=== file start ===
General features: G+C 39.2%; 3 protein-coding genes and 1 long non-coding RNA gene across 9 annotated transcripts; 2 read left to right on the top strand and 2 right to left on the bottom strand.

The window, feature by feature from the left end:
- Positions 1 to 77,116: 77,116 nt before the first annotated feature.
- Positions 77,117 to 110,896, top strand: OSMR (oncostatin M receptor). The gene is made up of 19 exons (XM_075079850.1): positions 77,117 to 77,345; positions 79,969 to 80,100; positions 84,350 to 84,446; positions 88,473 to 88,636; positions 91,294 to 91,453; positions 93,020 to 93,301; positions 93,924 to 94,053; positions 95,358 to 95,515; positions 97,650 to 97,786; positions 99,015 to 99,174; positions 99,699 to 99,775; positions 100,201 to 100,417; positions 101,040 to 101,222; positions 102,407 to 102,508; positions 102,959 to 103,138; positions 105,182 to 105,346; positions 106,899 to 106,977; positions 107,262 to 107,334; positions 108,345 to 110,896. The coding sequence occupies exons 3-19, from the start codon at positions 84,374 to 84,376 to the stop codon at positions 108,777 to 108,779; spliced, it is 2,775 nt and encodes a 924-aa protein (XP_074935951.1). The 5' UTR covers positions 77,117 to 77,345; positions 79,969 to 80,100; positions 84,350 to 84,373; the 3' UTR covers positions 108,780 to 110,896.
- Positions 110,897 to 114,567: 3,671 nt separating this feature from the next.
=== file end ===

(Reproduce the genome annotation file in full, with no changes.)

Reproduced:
General features: G+C 39.2%; 3 protein-coding genes and 1 long non-coding RNA gene across 9 annotated transcripts; 2 read left to right on the top strand and 2 right to left on the bottom strand.

The window, feature by feature from the left end:
- Positions 1 to 77,116: 77,116 nt before the first annotated feature.
- Positions 77,117 to 110,896, top strand: OSMR (oncostatin M receptor). The gene is made up of 19 exons (XM_075079850.1): positions 77,117 to 77,345; positions 79,969 to 80,100; positions 84,350 to 84,446; positions 88,473 to 88,636; positions 91,294 to 91,453; positions 93,020 to 93,301; positions 93,924 to 94,053; positions 95,358 to 95,515; positions 97,650 to 97,786; positions 99,015 to 99,174; positions 99,699 to 99,775; positions 100,201 to 100,417; positions 101,040 to 101,222; positions 102,407 to 102,508; positions 102,959 to 103,138; positions 105,182 to 105,346; positions 106,899 to 106,977; positions 107,262 to 107,334; positions 108,345 to 110,896. The coding sequence occupies exons 3-19, from the start codon at positions 84,374 to 84,376 to the stop codon at positions 108,777 to 108,779; spliced, it is 2,775 nt and encodes a 924-aa protein (XP_074935951.1). The 5' UTR covers positions 77,117 to 77,345; positions 79,969 to 80,100; positions 84,350 to 84,373; the 3' UTR covers positions 108,780 to 110,896.
- Positions 110,897 to 114,567: 3,671 nt separating this feature from the next.